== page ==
I’m sorry but I can’t be more precise in my evaluation of internet communication. It’s a hung Parliament for me. On the one hand, I see the educational benefits of quick access to information and interaction possibilities over distances such as on line seminars etc.
On the other hand, as a Jungian analyst, I have worked with individuals trapped in chat rooms with their attendant bullying and violation of boundaries. A compulsive use of video games as an escape into a fantasy world rather confronting the day to day problems of finding work, establishing or changing relationships in the outside world is a pattern which for some is even more difficult to break. I see the ‘trickster’ operating in this realm well enough.
I agree with Jean’s view of the trickster as I understand her. He/she does not need to be intentionally constellated for ‘creative’ purposes. She/he is staring us in the face.
Practice in participating in some abusive chat rooms interchange can overcome one’s own fear of owning aggression, but in some cases, depending on individual vulnerability, it leads to overwhelming feelings of despair even suicide over the anguish of ever being accepted and approved of by a group.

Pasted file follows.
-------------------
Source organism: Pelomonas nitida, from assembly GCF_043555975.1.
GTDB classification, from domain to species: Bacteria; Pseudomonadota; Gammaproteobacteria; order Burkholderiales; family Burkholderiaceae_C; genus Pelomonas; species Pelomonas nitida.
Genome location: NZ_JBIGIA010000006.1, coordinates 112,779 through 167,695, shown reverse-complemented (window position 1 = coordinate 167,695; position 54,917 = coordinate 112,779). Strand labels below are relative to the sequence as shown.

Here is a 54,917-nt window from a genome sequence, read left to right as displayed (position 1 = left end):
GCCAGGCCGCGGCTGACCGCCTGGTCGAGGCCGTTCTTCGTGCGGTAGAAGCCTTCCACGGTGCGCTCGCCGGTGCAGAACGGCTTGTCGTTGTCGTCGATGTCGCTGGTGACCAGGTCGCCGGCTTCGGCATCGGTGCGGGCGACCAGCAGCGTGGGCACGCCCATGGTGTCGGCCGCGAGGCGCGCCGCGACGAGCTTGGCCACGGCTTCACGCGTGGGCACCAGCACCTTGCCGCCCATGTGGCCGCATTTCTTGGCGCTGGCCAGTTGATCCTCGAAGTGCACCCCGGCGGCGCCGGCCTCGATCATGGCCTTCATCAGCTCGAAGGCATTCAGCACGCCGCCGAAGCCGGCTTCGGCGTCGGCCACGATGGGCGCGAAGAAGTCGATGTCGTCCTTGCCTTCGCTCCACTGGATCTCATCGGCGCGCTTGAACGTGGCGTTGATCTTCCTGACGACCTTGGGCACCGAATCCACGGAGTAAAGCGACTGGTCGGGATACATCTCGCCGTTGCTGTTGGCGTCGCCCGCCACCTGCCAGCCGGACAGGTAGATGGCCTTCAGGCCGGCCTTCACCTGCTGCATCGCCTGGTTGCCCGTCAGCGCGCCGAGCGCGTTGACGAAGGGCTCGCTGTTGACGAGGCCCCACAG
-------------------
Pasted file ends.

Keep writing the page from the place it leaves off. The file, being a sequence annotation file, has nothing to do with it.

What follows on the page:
A lot more research needs to be done.
Judith, I’d be interested to hear your view of the negative or positive effects of Internet interaction. I summarized these three clinical articles with the purpose that they might elicit some more in depth responses than I offered from seminar participants such as yourself bringing in your personal and/or professional backgrounds and experiences.
With warm wishes, Liz Brodersen